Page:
“Truth and reality in art begin at the point where the artist ceases to understand what he is doing and capable of doing …”
What Matisse is talking about here may be a general feature of creative processes. While they are going on, we don’t understand completely what we are doing.
In the creative process, the human being extends itself. You develop a new way of thinking, perceiving or acting. Before and while extending yourself, you cannot understand what is going on because the new way of thinking is outside the scope of the previously existing knowledge; the process leading there is not covered by the knowledge you started with. It is new exactly in that sense that it is outside of what can be derived and understood in the previously existing framework of knowledge.
So the process can only be understood in hindsight, after it has happened. Only afterwards we have a framework within which the new way of thinking and the process leading to it can be understood and from where it may even appear as a normal process. But that extended framework has been generated in the creative process and did not exist before.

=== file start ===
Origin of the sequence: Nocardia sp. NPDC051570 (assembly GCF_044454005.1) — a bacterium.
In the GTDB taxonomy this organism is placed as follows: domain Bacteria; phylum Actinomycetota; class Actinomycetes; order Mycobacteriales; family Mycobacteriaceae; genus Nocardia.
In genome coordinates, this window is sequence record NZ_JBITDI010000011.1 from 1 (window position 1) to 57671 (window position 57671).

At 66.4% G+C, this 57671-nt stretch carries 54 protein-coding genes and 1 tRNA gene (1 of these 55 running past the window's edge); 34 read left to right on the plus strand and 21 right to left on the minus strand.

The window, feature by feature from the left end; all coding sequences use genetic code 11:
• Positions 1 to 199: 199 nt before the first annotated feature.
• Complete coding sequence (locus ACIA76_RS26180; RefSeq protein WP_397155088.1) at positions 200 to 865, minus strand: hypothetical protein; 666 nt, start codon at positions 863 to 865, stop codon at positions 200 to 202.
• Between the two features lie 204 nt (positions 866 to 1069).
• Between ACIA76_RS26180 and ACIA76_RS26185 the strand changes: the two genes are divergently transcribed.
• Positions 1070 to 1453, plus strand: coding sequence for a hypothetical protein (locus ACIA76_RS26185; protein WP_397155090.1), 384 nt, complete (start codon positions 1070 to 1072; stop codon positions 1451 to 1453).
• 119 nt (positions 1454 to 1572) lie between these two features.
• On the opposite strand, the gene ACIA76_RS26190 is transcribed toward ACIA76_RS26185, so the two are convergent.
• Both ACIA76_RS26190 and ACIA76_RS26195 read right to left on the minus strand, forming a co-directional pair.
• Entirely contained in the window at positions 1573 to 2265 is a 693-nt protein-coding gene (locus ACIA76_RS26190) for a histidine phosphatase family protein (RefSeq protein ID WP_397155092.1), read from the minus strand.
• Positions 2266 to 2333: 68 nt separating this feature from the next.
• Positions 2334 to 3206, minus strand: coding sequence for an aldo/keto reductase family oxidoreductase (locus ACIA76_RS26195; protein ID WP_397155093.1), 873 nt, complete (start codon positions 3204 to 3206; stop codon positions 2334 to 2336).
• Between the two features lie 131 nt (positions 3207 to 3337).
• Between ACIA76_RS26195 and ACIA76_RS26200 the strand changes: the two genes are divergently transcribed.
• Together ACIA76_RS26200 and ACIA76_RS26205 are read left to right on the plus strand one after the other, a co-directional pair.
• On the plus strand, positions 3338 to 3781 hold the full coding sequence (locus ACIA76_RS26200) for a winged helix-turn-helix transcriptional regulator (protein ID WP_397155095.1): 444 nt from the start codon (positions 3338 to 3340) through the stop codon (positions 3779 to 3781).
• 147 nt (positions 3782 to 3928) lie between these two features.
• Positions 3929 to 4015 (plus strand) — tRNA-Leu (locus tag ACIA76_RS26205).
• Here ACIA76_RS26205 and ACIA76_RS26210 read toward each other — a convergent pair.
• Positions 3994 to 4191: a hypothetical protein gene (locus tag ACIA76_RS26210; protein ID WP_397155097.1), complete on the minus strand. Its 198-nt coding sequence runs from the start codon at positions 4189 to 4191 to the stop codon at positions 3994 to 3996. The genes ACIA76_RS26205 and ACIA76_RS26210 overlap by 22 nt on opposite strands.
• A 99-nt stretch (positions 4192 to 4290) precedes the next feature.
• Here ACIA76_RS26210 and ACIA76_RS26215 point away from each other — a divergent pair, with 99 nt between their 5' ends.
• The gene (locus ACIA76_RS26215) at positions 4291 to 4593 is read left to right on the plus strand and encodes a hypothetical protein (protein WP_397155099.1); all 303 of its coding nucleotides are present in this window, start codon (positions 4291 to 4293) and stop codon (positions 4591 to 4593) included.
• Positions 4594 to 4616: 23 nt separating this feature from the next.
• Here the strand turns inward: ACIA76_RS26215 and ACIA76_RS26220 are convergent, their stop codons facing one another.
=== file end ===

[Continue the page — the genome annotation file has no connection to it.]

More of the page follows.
So when you cease understanding completely what you are doing, you might be on the track to something new. Of course, such a jump might also lead nowhere (and most of them turn out to be false starts), but you can know that only afterwards.
(The picture, showing Henri Matisse, is from https://commons.wikimedia.org/wiki/File:Henri_Matisse,_1913,_photograph_by_Alvin_Langdon_Coburn.jpg).
 Mathematically, the framework of existing knowledge existing at any given time may be thought of as an algorithm or formal theory. Thought processes occurring within this framework can then be thought of as derivations inside a formal theory or computations performed by an algorithm. However, a formal theory or algorithm cannot describe or perform its own extension. What is computable by an algorithm or derivable inside a formal theory is so right from the beginning. It cannot become computable or derivable within the given formal framework. The process of “transmutation” into a new, extended formal framework can be described, in mathematical terms, as the execution of a “productive function”. This mechanism must exist outside the formal framework and be applied from the outside. If it is integrated into it, the resulting framework will be limited again and can, in turn, be extended by applying the productive mechanism from the outside. The process leading from the previous state of the framework of knowledge to the new, extended one, cannot be described in the previous framework, but may be describable in the extended one, becoming understandable in hindsight.